He said, ‘Yes, sir.’

I said, ‘Well, don’t show it to me.’

And I saw him a year ago, and I said, ‘You remember that?’

He said, ‘Sir, I didn’t show you that memo! I didn’t show it to you!’ ”


Most people think that invading Iraq was a mistake, and that the U.S. should get out of the Middle East.

But when looked at through the Petrodollar Filter, we see a very different picture.

The U.S. had no choice but to go into Iraq.

If Saddam had started selling oil in euros — and hadn’t been made an example of — it would project U.S. weakness, and other oil states could start challenging the petrodollar too.

Likewise, it would be strategically foolish for the U.S. to leave the Middle East now, for the same reasons.


Maybe you think that American intervention in the region is counter-productive to U.S. interests because it’s done nothing but cause chaos and instability.

Yet according to General Clark, destabilization is itself the goal:

See this video from 5:16.

“[In 2000] this country was taken over by [the neocons]: Wolfowitz, and Cheney, and Rumsfeld, and… a half-dozen other collaborators from the Project for a New American Century. They wanted us to destabilize the Middle East, turn it upside down, make it under our control.”

Let that last phrase sink in.

“They wanted us to destabilize the Middle East, turn it upside down, make it under our control.”

This statement seems confusing initially.

Destabilizing something in order to bring it under control seems like a contradiction in terms.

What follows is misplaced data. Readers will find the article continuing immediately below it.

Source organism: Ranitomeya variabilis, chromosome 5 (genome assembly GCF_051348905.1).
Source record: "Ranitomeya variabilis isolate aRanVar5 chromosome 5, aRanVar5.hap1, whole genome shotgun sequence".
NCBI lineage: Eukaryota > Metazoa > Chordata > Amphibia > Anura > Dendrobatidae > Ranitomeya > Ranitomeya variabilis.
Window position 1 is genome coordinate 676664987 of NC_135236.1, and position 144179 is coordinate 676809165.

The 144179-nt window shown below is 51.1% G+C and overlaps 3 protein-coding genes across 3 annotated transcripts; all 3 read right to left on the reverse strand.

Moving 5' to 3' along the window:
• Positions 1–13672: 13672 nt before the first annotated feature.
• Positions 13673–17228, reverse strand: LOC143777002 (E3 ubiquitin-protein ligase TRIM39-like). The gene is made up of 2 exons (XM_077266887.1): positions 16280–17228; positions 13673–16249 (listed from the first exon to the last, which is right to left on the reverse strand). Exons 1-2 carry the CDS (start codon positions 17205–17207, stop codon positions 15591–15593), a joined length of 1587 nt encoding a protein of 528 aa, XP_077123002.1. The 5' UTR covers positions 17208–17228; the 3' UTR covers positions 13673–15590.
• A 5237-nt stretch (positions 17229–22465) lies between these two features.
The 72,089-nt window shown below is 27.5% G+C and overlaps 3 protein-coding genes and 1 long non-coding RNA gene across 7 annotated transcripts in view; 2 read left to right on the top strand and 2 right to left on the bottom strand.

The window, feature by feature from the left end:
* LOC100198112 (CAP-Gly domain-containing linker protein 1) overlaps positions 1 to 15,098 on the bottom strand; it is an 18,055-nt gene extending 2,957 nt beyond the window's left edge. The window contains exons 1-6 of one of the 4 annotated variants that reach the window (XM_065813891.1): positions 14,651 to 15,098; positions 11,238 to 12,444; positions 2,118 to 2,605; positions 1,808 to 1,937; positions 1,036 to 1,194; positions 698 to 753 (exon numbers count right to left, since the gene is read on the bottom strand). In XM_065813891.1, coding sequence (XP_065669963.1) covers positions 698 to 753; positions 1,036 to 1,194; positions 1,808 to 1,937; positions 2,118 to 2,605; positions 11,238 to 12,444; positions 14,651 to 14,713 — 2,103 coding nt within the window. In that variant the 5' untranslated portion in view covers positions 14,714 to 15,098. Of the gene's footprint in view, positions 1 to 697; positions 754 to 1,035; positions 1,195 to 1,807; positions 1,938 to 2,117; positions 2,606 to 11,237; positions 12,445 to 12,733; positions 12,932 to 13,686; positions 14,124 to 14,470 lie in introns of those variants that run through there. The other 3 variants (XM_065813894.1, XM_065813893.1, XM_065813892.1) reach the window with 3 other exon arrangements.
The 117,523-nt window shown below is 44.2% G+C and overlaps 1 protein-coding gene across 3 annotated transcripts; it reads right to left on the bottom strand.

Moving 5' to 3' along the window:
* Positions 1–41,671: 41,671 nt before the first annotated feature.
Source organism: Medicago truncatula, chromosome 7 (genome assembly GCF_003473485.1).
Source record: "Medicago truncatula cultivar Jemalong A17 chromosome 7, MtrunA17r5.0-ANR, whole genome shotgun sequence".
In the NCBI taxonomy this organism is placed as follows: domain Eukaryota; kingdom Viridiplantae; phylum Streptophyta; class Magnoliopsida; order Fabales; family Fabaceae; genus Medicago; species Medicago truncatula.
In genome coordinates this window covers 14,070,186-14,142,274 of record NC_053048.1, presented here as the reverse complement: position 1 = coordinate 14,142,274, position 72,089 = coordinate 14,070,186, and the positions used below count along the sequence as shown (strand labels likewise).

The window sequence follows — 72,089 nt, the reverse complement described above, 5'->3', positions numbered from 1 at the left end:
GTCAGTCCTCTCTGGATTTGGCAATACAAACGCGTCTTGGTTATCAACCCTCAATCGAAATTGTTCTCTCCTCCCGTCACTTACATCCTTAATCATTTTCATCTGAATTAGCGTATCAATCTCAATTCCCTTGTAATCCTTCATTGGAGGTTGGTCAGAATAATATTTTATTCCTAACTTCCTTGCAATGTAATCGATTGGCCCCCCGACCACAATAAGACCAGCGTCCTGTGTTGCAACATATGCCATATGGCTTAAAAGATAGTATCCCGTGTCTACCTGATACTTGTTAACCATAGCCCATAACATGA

This is because we typically tend to think of “control” as a process of making something more ordered.

But in fact (and there parallels to PUA here), destabilizing something is indeed the best way to control it.

Think of martial arts. The whole idea is to put your opponent off balance.

When you can destabilize his center of gravity, you can take the advantage.

Same thing with U.S. policy in the Middle East. If the U.S.’s foreign wars seem chaotic, it’s because creating chaos was the whole point.

Chaos and instability allows you to justify a permanent military presence in the region.

And what’s the advantage of having a permanent presence in the region?

That’s right — you can continue to enforce compliance to the petrodollar standard on the oil states.

It’s the classic divide et impera strategy of the Romans.

Split up your enemies into rival factions. Empower different groups at the expense of others. Then, when on group gets too powerful, switch sides.

In this way, you attain a balance of power which allows you to rule.

Chaos and instability gives you a reason to pour troops into the region and set up bases and infrastructure.

And once that infrastructure of control is securely in place, you can then establish peace and order — when it’s profitable to your interests to do so.

One day — sooner or later — that time will come.

But it won’t happen until the U.S. has achieved a permanent center of control in the region which is invulnerable to challenge by Russia or China.

And that’s going to take a while.

Because that’s the hard part.


Maybe you think it’s terrible that the US went to war in Iraq purely to maintain its empire.

Maybe you even think that it’s criminal for the US to invade other countries in order to enforce the hegemony of the dollar so that US banks can create money out of thin air to enrich the top 1%.

And this may be so. But what’s the alternative?

The alternative is to let a rising power like Russia get a hold off the region.

And what will happen if they do?